Colorado’s District Courts hear criminal felony cases, juvenile matters, civil cases in any monetary amount, as well as domestic violence, probate, and mental health cases. Criminal cases are broken into six “classes” (levels) of felonies in Colorado, ranging from class 6 felonies (least serious) to class 1 felonies (most serious). With each increased class of felony come more severe potential penalties, whether prison, monetary fine, or both. District Court decisions may be appealed to the Colorado Court of Appeals and in some cases directly to the Colorado Supreme Court. District Court judges also hear appeals of County Court decisions.
Arapahoe: Two felony-level prosecutors are assigned to each of the six criminal divisions/courtrooms. Three Chief Deputy District Attorneys and two Senior Deputy District Attorneys supervise the lawyers in those six criminal divisions.
Douglas: One felony-level prosecutor is assigned to each of the three criminal divisions/courtrooms. One Chief Deputy District Attorney is assigned to supervise the lawyers in those three criminal divisions.
Elbert and Lincoln: One Senior Deputy District Attorney is assigned in each county to cover the entire criminal docket, including district (felonies), county (misdemeanors and traffic), and juvenile (delinquency matters) court.
The District Court felony prosecutors are faced with a variety of cases. These include all levels of felonies, ranging from drug-related felonies and property crimes to weapons offenses to serious assaults, robbery, and other serious offenses, including murder. The felony prosecutors handle an extremely heavy caseload and collectively may try in excess of 100 cases annually. These experienced lawyers have the necessary skills to prepare and prosecute virtually any of the crimes contained within the Colorado criminal code. Their ultimate duty is to do justice by holding offenders accountable and by attempting to bring closure to victims and their families through final resolution of cases and helping victims obtain the services they need.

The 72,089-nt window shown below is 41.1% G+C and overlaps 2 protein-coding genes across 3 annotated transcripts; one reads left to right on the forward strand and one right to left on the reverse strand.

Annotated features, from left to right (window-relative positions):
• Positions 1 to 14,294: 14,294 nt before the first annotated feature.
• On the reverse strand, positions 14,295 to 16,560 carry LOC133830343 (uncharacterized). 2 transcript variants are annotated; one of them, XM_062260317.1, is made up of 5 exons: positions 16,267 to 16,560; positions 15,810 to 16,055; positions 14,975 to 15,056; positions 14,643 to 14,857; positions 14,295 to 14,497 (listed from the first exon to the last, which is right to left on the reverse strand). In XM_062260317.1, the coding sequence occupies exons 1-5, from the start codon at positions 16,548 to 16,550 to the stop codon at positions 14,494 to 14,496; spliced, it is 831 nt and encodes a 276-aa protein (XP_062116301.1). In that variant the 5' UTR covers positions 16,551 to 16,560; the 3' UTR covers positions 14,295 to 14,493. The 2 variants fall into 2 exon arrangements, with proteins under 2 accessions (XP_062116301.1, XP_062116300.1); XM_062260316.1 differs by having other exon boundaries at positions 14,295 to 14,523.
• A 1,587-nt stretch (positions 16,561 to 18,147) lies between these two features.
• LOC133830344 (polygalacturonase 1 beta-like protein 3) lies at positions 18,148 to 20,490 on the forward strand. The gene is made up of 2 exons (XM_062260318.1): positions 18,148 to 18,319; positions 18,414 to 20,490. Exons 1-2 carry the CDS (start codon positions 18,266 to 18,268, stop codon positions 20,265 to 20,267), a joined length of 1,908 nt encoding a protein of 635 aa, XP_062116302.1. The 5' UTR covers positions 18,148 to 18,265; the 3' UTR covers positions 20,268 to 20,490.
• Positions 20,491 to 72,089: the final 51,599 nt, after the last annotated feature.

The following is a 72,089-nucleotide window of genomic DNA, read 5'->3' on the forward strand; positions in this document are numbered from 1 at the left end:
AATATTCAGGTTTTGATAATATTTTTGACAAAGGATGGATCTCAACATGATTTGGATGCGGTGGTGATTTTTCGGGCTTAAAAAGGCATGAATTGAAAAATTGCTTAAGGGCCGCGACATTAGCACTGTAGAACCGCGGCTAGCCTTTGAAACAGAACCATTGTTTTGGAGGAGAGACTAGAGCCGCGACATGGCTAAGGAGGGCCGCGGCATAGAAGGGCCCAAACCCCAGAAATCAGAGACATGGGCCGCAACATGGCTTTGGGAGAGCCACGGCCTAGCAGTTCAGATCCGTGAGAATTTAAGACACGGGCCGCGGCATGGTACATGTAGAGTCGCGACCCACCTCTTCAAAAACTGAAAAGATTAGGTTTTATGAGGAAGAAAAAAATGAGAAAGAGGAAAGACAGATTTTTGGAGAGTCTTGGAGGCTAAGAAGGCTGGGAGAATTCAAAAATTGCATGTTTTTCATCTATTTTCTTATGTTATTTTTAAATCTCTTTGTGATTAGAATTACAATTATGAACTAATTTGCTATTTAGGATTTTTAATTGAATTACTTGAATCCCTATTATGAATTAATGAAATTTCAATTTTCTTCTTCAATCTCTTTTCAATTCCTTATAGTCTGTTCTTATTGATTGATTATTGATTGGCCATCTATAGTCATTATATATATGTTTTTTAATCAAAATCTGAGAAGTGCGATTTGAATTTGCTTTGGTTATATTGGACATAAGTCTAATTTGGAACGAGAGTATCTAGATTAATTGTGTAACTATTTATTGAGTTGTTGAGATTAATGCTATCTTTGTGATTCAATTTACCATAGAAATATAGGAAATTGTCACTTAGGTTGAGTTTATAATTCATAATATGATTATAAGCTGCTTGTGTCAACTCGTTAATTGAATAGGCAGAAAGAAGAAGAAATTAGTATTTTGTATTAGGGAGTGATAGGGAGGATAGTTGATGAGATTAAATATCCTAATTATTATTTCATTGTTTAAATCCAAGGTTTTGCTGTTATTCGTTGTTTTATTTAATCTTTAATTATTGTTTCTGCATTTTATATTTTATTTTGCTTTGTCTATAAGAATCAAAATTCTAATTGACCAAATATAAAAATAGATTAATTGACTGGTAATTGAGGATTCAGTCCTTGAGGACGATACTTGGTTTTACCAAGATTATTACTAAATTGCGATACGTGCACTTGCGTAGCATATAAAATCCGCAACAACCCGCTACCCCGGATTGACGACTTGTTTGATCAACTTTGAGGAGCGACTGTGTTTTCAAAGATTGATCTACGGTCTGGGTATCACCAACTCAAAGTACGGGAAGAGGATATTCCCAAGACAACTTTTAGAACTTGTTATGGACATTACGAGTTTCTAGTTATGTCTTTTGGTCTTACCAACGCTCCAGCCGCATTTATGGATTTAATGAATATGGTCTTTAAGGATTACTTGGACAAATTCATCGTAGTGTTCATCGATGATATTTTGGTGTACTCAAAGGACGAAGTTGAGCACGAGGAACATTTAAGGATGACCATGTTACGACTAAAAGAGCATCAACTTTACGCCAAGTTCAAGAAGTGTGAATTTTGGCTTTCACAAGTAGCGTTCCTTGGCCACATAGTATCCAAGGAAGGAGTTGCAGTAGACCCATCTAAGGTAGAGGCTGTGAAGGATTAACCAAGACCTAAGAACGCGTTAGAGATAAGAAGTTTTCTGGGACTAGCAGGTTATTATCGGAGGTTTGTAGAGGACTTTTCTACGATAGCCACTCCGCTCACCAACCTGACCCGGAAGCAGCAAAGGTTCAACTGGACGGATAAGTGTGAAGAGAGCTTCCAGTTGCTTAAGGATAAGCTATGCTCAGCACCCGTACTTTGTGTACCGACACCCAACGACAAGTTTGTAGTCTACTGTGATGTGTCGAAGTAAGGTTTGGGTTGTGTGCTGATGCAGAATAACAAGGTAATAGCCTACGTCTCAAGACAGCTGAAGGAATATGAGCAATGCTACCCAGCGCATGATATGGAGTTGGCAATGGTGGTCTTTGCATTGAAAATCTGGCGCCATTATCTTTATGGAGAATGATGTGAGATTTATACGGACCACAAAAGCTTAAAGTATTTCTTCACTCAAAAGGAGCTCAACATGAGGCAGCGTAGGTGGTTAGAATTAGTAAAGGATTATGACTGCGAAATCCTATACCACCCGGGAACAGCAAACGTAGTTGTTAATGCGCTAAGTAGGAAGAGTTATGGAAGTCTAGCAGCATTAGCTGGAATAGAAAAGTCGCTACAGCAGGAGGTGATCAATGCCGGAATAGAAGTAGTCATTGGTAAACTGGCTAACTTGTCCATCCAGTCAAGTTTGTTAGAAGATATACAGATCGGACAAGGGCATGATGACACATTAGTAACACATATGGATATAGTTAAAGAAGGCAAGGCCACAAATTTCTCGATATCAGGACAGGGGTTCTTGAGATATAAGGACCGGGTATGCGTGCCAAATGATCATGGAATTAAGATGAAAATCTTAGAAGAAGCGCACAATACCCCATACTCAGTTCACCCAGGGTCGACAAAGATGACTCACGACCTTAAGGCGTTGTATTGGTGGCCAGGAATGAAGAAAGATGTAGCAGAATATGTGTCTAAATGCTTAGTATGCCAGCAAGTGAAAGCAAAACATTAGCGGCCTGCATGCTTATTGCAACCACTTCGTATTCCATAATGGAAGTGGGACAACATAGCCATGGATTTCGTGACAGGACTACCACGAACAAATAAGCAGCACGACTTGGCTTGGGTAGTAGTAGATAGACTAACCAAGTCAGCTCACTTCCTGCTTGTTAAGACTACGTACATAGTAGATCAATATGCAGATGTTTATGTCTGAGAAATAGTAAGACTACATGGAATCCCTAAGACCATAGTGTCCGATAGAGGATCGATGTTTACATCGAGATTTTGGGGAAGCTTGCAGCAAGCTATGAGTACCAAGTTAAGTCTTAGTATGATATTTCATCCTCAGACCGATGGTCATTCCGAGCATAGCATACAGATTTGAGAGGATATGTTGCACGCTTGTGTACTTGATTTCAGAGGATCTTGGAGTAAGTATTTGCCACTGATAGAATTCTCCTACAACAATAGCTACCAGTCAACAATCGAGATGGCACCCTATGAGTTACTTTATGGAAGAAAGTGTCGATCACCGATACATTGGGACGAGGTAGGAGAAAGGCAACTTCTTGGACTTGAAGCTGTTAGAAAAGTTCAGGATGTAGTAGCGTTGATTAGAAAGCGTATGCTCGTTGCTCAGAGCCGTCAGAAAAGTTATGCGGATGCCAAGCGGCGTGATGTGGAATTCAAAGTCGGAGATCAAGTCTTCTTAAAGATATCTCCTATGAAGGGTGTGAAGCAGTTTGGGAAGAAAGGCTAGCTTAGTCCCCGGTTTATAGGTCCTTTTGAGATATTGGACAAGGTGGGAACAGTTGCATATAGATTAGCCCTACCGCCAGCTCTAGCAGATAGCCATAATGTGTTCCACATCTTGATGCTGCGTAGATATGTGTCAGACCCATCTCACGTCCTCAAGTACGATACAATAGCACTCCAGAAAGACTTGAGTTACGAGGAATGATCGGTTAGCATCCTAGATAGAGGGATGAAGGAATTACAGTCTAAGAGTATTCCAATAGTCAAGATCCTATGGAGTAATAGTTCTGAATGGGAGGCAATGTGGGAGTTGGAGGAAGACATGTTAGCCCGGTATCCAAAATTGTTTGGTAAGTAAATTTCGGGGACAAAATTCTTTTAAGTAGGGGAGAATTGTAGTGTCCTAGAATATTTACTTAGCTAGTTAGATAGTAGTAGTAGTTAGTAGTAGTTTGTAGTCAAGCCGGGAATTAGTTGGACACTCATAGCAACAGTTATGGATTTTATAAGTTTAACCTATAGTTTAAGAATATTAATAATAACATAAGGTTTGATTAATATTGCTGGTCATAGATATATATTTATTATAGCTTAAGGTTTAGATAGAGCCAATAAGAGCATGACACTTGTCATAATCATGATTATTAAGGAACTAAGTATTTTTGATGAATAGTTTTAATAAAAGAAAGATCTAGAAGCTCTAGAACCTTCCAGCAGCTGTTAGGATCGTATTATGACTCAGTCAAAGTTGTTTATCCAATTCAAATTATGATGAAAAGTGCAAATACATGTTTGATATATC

The only cases not handled by the above lawyers are those handled by the specialized units (Special Victims, Domestic Violence, and Economic Crime Units).
Partnerships with other criminal justice agencies, community organizations, and the districts’ citizens are necessary in order to achieve justice. Through committee membership and serving on multi-disciplinary task forces and working groups, the District Attorney’s Office represents the public’s interest both in and out of the courtroom. Below is just a sample of the outreach and collaboration undertaken by this group of dedicated prosecutors.
- Membership on the 18th Judicial District’s Community Corrections Board
- Membership on the 18th Judicial District’s Wellness Court and Recovery Court Steering Committees
- Participation in several law enforcement working groups, including the South Area Commanders and Law Enforcement Executives groups, and task forces targeting illegal narcotic distribution and other criminal activity
- Participation in the jurisdiction’s Critical Response Team, reviewing cases and submitting reports regarding use of deadly force by law enforcement officers
- Membership on various the Colorado District Attorney Council committees, which influence the criminal justice landscape in Colorado drafting charging codes for charging and tracking of offenders
- Partner with federal authorities on Southern Colorado and Front Range Drug Task Forces
- Participate in working groups addressing Veterans Treatment issues through the criminal justice system, including drafting and implementing policies and procedures for use in the 18th JD’s Veterans Court program
- Private-citizen participation on the Board of the 18th JD’s Juvenile Assessment Center
- Volunteer contribution to the Colorado Bar Association Leadership Training program (COBALT)
Multiple ongoing volunteer relationships with elementary, middle, and high schools supporting literacy, education, and advocacy